Strategic and Structural Alternatives to Franchising
For one reason or another, many successful business opportunities do not meet the foundational requirements needed to develop a franchising program, or they simply choose to leverage their intellectual capital in a different manner. They pursue these alternatives for various reasons:
Why Are These Alternatives Considered?
- To avoid the perceived obligations of being a franchisor;
- to avoid the disclosure requirements of federal/state law, such as making the Franchise Disclosure Document and Franchise Agreement;
- because companies are afraid of “perceived liability risk” of being a franchisor;
- to achieve greater distribution efficiencies or don’t need (or want) the control;
- because companies don’t need or want their trademarks licensed;
- because companies aren’t truly prepared to be franchisors or lack the proprietary foundation to truly have usable systems;
- because some international companies are not franchisors in their home country and don’t want to be in the U.S.
Questions for Companies to Ponder:
- From a strategic and structural perspective, if a company has determined to structure a program which will create an exemption for it from one or more of the definitions of a franchise, on what basis will the company rely on the exemption? What kind of sacrifice is the company willing to make?
- Will the company choose not to include a license of its trademark at the cost of the value of its goodwill?
- Will the company choose not to provide significant support to its distribution channels at the cost of losing them to a more supportive competitor?
- Will the company loosen the grip over its distribution channel at the risk of sacrificing quality control?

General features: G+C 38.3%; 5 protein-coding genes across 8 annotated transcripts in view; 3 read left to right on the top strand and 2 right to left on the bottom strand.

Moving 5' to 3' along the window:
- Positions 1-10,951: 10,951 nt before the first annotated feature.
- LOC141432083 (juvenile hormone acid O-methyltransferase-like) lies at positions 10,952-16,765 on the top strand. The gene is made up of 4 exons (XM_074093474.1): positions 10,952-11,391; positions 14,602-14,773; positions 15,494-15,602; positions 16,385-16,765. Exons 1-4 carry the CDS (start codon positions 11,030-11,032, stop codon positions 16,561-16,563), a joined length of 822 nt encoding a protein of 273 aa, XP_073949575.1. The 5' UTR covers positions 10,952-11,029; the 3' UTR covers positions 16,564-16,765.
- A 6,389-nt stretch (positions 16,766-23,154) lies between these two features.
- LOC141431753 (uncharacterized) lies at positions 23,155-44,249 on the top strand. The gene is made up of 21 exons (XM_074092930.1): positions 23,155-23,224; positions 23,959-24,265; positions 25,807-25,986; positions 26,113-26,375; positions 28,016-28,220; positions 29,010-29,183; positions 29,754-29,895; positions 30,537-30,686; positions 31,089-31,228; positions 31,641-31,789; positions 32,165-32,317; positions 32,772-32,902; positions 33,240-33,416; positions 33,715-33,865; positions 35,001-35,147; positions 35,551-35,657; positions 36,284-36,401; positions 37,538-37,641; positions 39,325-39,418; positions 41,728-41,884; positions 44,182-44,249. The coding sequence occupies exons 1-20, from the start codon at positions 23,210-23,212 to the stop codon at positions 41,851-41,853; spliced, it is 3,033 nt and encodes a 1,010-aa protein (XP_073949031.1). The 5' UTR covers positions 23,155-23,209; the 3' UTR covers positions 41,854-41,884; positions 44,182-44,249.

- Will the company waive the initial fee at the risk of the program becoming a loss leader or worse?
These are difficult decisions. The solutions are not clear cut from a business or from a legal perspective. It is critical that a company in this position work with qualified counsel to identify an alternative that will have a reasonable basis for an exemption and still make sense from a strategic perspective. The balance of this chapter will look at the many alternatives currently being tested by many U.S. and oversees companies. As you can see, the lines of demarcation are not always clear. The differences between many of these alternatives may in fact be in name only. Some of these concepts are truly innovative and have not been truly tested by the courts or the regulators. In these borderline cases, a regulatory “no-action” letter procedure is strongly recommended. Other concepts are not very innovative at all and merely borrow from long-recognized and analogous legal relationships such as chapter affiliation agreements in the non-profit arena or network affiliation agreements in radio and television broadcasting.
Andrew J. Sherman is a Partner in the Washington, D.C. office of Jones Day, with over 2,500 attorneys worldwide. Mr.Sherman is a recognized international authority on the legal and strategic issues affecting small and growing companies. Mr. Sherman is an Adjunct Professor in the Masters of Business Administration (MBA) program at the University of Maryland and Georgetown University where he has taught courses on business growth, capital formation and entrepreneurship for over twenty-three (23) years. Mr. Sherman is the author of twenty-one (21) books on the legal and strategic aspects of business growth and capital formation. His eighteenth (18th) book, Road Rules Be the Truck. Not the Squirrel. (http://www.bethetruck.com) is an inspirational book which was published in the Fall of 2008. Mr.Sherman can be reached at 202-879-3686 or e-mail email@example.com.
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